Richard Widmark came across as a typical loud and brash American financier of that era. Had I not read the book I would have been able to easily work out from his annoying behaviour and character that he would be the one who would be bumped off.
Ingrid Bergman plays a Swedish nanny in the film and her acting was superb; she really doesn't have a lot of screen time but she has a great impact on the audience and this was duly rewarded as she got an Oscar for her performance. The scene where she is interrogated by Poirot is fabulous and has to be seen to appreciate how credible she was! A class act!
Lauren Bacall was fabulous as the snooty American Mrs Hubbard. She really got into character and I chuckled at the way she looked at pretty much everyone else on the Orient Express with disdain. But is it for real or just an act? And what is it about her that makes her think she is above everyone else?
Jacqueline Bisset didn't have a lot of on screen time but in the time she did have she portrayed a very delicate and ladylike manner and she looked immaculate at all times, almost regal and totally stunning. Michael York played her husband and he was suitably chivalrous, although he also did not get a lot of screen time. Why would the Count have to be so protective of his dainty wife?
Anthony Perkins was quite funny (for me) in his role as Ratchett's secretary. He plays with role quite camp - I don't know if this was intentional but the character wasn't in the least gay, which made the camp behaviour seem rather out of place. I really can't fault anything else about the way he played his role though.
John Gielgud was simply perfect in his role as manservant (he always carries these roles off well as if he was born to be a butler or gentleman's valet) and Vanessa Redgrave was divine as Mary Debenham. She played the role as cool as a cucumber with a hint of mischief!
As promised here is a cast list:
* Albert Finney as Hercule Poirot
* Lauren Bacall as Mrs Harriet Hubbard
* Sean Connery as Colonel Arbuthnot
* Ingrid Bergman as Greta Ohlsson
* Jacqueline Bisset as Countess Andrenyi
* Richard Widmark as Mr Ratchett
* John Gielgud as Mr Beddoes
* Anthony Perkins as Hector McQueen
* Vanessa Redgrave as Mary Debenham
* Michael York as Count Andrenyi
* Martin Balsam as Signor Bianchi
* Jean-Pierre Cassel as Pierre Paul Michel
* Wendy Hiller as Princess Dragomiroff
* Rachel Roberts as Hindegarde Schmidt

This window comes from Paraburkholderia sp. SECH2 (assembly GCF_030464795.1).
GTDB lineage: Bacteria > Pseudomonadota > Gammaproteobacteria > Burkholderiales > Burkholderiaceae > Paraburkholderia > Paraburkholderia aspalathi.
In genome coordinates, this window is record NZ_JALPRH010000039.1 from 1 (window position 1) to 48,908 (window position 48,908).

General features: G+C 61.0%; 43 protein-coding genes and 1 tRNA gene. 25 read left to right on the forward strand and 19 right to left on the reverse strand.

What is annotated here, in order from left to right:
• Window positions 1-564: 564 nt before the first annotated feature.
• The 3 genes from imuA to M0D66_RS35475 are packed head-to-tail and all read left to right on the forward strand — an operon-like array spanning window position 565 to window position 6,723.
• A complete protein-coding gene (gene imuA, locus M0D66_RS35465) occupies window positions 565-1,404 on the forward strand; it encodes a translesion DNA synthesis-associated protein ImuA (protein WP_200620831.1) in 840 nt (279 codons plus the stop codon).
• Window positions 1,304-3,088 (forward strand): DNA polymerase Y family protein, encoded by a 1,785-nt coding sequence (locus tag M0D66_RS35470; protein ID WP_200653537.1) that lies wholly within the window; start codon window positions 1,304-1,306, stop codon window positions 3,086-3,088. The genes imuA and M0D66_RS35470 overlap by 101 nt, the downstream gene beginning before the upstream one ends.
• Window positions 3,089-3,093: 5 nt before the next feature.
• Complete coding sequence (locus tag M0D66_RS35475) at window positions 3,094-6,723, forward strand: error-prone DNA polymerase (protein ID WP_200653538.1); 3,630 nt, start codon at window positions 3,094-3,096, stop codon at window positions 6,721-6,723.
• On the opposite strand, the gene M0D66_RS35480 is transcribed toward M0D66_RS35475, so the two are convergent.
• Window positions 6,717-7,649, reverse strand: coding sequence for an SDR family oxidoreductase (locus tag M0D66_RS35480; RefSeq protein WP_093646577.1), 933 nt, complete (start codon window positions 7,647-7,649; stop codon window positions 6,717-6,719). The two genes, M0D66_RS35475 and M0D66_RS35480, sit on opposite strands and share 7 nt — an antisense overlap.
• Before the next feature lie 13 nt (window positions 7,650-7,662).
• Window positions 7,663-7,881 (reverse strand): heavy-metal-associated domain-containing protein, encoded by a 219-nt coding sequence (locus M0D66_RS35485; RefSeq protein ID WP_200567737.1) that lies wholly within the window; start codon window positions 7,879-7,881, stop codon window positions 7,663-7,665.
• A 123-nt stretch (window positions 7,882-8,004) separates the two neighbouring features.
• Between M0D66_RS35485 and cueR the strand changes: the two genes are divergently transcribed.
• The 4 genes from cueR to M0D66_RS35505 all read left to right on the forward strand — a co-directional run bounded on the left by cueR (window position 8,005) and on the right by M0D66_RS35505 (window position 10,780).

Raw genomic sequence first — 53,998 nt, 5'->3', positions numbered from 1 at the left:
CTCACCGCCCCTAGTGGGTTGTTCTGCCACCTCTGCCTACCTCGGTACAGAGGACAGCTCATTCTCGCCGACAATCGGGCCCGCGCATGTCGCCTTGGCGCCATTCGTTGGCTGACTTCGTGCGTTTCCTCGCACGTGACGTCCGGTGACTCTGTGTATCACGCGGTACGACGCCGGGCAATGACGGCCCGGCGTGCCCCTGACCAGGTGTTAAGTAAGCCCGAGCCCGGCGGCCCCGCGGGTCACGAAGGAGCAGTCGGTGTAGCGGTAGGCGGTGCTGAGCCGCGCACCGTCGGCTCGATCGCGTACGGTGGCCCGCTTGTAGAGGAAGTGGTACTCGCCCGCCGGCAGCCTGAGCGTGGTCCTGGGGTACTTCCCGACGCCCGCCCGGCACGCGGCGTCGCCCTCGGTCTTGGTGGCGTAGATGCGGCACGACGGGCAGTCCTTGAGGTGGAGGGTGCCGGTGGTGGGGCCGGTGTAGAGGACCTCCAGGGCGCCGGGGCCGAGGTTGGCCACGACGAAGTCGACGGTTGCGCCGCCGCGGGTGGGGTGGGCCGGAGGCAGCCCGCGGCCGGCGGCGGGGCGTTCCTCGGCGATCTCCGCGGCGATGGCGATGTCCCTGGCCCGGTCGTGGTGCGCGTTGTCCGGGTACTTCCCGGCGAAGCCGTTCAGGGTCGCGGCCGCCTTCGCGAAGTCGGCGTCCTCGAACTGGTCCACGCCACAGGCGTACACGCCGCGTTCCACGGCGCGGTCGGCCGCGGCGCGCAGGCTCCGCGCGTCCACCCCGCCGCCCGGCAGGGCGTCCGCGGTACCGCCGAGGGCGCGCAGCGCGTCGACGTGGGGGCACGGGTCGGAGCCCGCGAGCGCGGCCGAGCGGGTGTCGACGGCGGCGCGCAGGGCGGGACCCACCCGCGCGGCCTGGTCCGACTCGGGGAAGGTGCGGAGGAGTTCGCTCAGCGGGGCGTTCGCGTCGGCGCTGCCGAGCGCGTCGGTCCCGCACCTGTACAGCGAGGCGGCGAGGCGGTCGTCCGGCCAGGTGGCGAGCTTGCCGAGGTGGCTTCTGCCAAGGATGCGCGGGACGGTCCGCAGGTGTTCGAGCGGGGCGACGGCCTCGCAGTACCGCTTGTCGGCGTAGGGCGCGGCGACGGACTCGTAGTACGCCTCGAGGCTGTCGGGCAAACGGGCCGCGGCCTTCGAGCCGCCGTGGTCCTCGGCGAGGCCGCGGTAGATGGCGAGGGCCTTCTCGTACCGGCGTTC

* Colin Blakely as Cyrus Hardman
* Dennis Quilley as Antonio Foscarelli
* George Coulouris as Dr Constantine
One of the funniest scenes in the film was when Bacall was being questioned and I couldn't resist copying these lines from IMDB.COM as they were truly funny:
Bianchi: You mean you saw the man? You can identify the murderer?
Mrs. Hubbard: I mean nothing of the kind. I mean there was a man in my compartment last night. It was pitch dark, of course, and my eyes were closed in terror...
Bianchi: Then how did you know it was a man?
Mrs. Hubbard: Because I've enjoyed very warm relationships with both my husbands.
Bianchi: With your eyes closed.
Mrs. Hubbard: That helped.
I don't want or need to really go into each character's behaviour nor do I want to take away from any of the all star cast what a good job they did with their roles. I would say that if you haven't read the book before you see the film and if you don't know the outcome of Poirot's investigation you truly will be stunned by the revelations at the end of the investigation. Each one of the cast does their character total credit when they realise that Poirot has discovered the truth.
Poirot handles the case exceptionally well and I did agree with the way it was all handled at the end. I have to admit that this is probably the only Agatha Christie book made into a film which has actually made me feel very emotional at the end when the circumstances surrounding Ratchett's murder and reasons for it are explained. Murder is never right but in this film, it's not as black and white as right and wrong. I do believe that anyone watching the whole film will feel as I felt that it was justifiable murder. I won't say anymore about it for fear of spoiling it for those who haven't seen the film or read the book.
It is worth noting that at the time of release this was the most successful British film made to that date. The film was directed by Sidney Lumet with the Christie approved screenplay by Paul Dehn. The producers of the film were John Brabourne and Richard Goodwin.
The film actually won an BAFTA awards for Bergman and Gielgud for their roles with 3 additional awards from the Evening Standard British Film Awards for Finney and Hiller as Best Actors and for Lumet for Best Film as well as a host of other nominations - this film is really a notable one and for fans of thrillers or Agatha Christie or just good film, this is a must see film! All in all, a strong 9.5 out of 10 from me.
Film duration: approx 125 minutes
DVD price: £5.98 (Amazon.co.uk), £5.99 (Play.com)
Filming locations: Turkey, France and UK